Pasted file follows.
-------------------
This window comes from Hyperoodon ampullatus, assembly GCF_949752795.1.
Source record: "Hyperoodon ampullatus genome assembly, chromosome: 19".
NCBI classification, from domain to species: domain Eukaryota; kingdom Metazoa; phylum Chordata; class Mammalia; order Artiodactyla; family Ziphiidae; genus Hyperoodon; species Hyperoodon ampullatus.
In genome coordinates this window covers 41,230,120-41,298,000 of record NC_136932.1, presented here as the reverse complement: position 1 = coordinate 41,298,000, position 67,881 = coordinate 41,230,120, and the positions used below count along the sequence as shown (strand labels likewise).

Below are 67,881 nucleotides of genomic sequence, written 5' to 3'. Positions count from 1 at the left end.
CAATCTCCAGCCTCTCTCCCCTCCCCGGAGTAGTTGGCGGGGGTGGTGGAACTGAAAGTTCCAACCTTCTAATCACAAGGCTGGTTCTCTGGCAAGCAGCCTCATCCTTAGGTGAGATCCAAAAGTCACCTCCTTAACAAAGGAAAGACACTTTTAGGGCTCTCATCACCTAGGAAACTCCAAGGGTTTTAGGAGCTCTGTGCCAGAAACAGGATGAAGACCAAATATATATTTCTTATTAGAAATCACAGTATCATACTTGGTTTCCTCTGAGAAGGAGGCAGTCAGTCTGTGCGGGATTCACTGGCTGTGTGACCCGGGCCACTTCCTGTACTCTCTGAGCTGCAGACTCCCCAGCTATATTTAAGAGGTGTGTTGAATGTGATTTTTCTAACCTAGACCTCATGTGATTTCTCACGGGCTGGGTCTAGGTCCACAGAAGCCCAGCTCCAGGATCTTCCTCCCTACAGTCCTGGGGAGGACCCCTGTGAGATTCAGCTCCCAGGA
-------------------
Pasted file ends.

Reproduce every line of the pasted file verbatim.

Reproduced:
This window comes from Hyperoodon ampullatus, assembly GCF_949752795.1.
Source record: "Hyperoodon ampullatus genome assembly, chromosome: 19".
NCBI classification, from domain to species: domain Eukaryota; kingdom Metazoa; phylum Chordata; class Mammalia; order Artiodactyla; family Ziphiidae; genus Hyperoodon; species Hyperoodon ampullatus.
In genome coordinates this window covers 41,230,120-41,298,000 of record NC_136932.1, presented here as the reverse complement: position 1 = coordinate 41,298,000, position 67,881 = coordinate 41,230,120, and the positions used below count along the sequence as shown (strand labels likewise).

Below are 67,881 nucleotides of genomic sequence, written 5' to 3'. Positions count from 1 at the left end.
CAATCTCCAGCCTCTCTCCCCTCCCCGGAGTAGTTGGCGGGGGTGGTGGAACTGAAAGTTCCAACCTTCTAATCACAAGGCTGGTTCTCTGGCAAGCAGCCTCATCCTTAGGTGAGATCCAAAAGTCACCTCCTTAACAAAGGAAAGACACTTTTAGGGCTCTCATCACCTAGGAAACTCCAAGGGTTTTAGGAGCTCTGTGCCAGAAACAGGATGAAGACCAAATATATATTTCTTATTAGAAATCACAGTATCATACTTGGTTTCCTCTGAGAAGGAGGCAGTCAGTCTGTGCGGGATTCACTGGCTGTGTGACCCGGGCCACTTCCTGTACTCTCTGAGCTGCAGACTCCCCAGCTATATTTAAGAGGTGTGTTGAATGTGATTTTTCTAACCTAGACCTCATGTGATTTCTCACGGGCTGGGTCTAGGTCCACAGAAGCCCAGCTCCAGGATCTTCCTCCCTACAGTCCTGGGGAGGACCCCTGTGAGATTCAGCTCCCAGGA